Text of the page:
It’s extraordinary to me that some prominent pipe bands have a sweeping policy that bans members from contributing their comments, insights and knowledge to piping and drumming “forums.” Apparently only the officers in these bands have the authority to provide their two cents to the piping and drumming world, and all others are threatened with expulsion if they speak out.
I think this Draconian mentality stems from a few archaic pipe band traditions. First, bands still think that they will face judging repercussions on the contest field should someone say something opinionated. There was a day when this was so, but, seriously, when was the last time that there was a travesty of a result chalked up to something someone said? I can’t remember the last time I seriously disagreed with a band winning the World’s. Sure, results will always be debated, but no one is ever so bent out of shape to the point where they wouldn’t return to a contest.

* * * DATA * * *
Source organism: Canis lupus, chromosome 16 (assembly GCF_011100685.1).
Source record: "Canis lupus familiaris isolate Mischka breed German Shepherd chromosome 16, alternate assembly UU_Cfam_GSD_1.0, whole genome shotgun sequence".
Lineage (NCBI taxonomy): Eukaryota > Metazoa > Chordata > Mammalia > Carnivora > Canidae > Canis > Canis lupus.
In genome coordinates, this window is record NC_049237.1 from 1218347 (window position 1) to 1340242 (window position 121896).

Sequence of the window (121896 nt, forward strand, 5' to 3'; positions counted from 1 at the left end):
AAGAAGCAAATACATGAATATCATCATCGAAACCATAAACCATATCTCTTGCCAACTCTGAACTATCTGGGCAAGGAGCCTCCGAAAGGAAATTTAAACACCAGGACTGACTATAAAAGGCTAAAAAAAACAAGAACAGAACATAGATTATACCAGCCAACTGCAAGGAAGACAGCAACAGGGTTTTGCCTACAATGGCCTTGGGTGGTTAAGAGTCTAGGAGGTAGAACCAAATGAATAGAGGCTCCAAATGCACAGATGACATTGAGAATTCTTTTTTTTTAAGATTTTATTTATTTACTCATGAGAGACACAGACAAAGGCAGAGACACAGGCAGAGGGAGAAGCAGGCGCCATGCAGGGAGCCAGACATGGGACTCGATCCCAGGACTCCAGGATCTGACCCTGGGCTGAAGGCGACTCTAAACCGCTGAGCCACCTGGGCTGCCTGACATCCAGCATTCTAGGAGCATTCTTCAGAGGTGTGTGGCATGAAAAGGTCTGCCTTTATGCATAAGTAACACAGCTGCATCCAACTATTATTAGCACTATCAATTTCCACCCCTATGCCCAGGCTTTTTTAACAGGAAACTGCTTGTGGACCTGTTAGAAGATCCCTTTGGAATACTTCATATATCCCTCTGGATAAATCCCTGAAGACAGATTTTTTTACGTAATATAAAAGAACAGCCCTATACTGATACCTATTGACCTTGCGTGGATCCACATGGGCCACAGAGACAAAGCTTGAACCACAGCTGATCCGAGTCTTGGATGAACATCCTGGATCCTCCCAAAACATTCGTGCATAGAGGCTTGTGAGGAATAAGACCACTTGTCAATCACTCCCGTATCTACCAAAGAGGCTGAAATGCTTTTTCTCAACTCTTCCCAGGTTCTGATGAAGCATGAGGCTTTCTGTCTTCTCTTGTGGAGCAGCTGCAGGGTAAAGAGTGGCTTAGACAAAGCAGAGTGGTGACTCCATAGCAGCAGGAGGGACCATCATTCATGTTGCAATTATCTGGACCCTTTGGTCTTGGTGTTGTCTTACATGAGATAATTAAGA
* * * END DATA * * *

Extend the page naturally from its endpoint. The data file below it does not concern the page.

It’s bizarre to me that the same bands that muzzle their own people also refuse to complain about clear conflict-of-interest perceptions that are rife in the UK: bagpipe makers judging, family members adjudicating, performers rights laws being ignored. They’re okay with that stuff impacting them directly but when it comes to what their own people might say . . . no way!
Second, culturally the Scots are a reserved lot. In general – and of course there are exceptions – they’re no good at promotion of any sort, much less promoting one’s self or organization. It just isn’t the thing to do. They’re getting better, but the Scots’ disdain for self-promotion has been absorbed throughout the piping and drumming world. American, Canadian, Kiwi and Australian pipers and drummers, in an attempt to “do what the Scots do” to win prizes, still think that reticence must be part of it.
Truth is, the piping world has moved on since the 1970s. It is a true piping world, and the culture of piping and drumming is evolving and becoming far more sophisticated. Where there was once only beer tent whispering, there’s now constructive and open dialogue about issues that were once taboo.
Shutting up intelligent bandsmen and women is positively backward. Instead of telling them that they can’t be trusted, why not encourage them to make smart decisions and represent the team positively?